Work is the Spark: Liz Gre's Purpose Lights the WayApr 29, 2021 03:47PM ● By Virginia Kathryn Gallner
Artist Liz Gre found moving to London has meant asking a lot of questions, doing a lot of work, and taking a lot of risks. Through a cycle of lockdowns and lifts, she has felt a slow-moving appreciation of the newness.
“A lot of people expect to jump in and get lost every day,” Gre said. “I’m moving to Europe, expecting to be in Paris one weekend, Italy the next. Instead, my everyday adventure is figuring out what it’s like to go to the convenience store, the local coffeeshop, local parks.”
Her biggest adventures have been through the work she has made. When she moved across the pond in February 2020, she didn’t expect to have shows at the Tate [Gallery] and the Marian Goodman Gallery, or to connect with people from all over the world through virtual performances.
“Work is the spark.”
Gre is pursuing a doctoral degree in composition at City, University of London. Drawing on her background in sociology from Creighton University, Gre uses ethnographic research as a compositional style. She sees herself as ethnographer and artist, researcher and composer.
The child of a pastor, Gre started singing in church choir at age 3. She brings the transformative power of spiritual music to her compositions, remembering the feeling of being transported to another world by the musical cadence of the ministers, and the improvisational style of Black church services.
That love of improvisation brought her to jazz. Gre saw Omaha’s jazz club The Jewell as a place of refuge holding her down during a very exploratory time in her musical life.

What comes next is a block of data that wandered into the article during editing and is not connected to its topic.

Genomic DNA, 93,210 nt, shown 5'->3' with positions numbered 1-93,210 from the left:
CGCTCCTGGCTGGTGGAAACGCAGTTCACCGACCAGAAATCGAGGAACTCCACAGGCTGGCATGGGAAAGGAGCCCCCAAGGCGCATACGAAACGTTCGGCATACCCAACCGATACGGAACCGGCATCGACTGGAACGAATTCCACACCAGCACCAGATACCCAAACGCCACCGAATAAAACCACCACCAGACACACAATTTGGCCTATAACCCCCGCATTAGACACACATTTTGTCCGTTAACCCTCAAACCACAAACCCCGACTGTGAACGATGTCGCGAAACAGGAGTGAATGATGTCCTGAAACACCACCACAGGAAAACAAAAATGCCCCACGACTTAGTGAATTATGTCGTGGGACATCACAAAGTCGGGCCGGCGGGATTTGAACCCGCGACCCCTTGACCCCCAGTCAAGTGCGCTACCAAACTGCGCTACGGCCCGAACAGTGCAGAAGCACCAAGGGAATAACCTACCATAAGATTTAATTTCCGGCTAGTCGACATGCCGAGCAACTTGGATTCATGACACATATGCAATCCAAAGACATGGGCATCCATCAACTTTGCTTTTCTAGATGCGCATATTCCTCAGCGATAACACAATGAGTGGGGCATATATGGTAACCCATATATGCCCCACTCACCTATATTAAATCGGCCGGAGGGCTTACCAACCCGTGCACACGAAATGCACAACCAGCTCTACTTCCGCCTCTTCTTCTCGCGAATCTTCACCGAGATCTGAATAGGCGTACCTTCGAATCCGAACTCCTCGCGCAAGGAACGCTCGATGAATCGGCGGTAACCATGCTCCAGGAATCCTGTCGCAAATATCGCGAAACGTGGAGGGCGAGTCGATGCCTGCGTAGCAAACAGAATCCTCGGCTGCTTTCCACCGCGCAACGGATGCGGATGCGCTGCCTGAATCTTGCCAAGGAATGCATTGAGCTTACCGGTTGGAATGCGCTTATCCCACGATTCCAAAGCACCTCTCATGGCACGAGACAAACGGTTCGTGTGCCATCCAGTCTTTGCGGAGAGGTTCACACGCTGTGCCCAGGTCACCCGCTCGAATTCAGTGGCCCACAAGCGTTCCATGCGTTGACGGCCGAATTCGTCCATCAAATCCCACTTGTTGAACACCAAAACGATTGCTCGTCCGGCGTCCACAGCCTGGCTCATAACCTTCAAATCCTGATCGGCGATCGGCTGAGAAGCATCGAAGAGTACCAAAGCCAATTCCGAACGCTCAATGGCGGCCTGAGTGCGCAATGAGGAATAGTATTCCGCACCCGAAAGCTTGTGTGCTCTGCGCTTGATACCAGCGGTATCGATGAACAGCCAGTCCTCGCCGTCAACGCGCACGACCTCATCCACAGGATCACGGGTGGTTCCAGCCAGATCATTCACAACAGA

Mitch Towne, keyboardist and longtime staple of the Omaha music scene, collaborated with Gre in the past. “Every time I played with Liz was exciting because we would let the energy take us somewhere different every time. She brings such a strong vibe and presence to the stage.”
In 2018, Gre finished her master’s degree in arts and culture management at St. Mary’s University in Minneapolis with hopes to turn towards the arts professionally. When she returned to Omaha, she thought she would focus on arts administration and do some singing around town. But she felt a burning desire to go deeper into her own practice.
“When I applied for the fellowship [at the Union for Contemporary Art], I wrote that I wanted to be a full-time artist within two years. A year to the day after finishing that fellowship, I moved to London to pursue art full time as an academic. It wasn’t even on my original timeline,” she said with a laugh.
“Someone told me once you start living in your purpose, you literally can’t stop,” Gre said. “That is exactly what has happened. [I] started peeling away what I was supposed to do, and I bet on myself.”
At one point, working in fundraising and development was her dream job. The fellowship challenged her to use research to drive creation and to encourage people to engage critically with her art.
“When I entered that fellowship, the idea of exploring a global lineage through music was not something I thought attainable for me,” Gre said. “I came to that idea because I wanted to explore my own lineage, and speak with my family members about their lives, and make music about my family. I realized I wanted to take on a more universal approach.”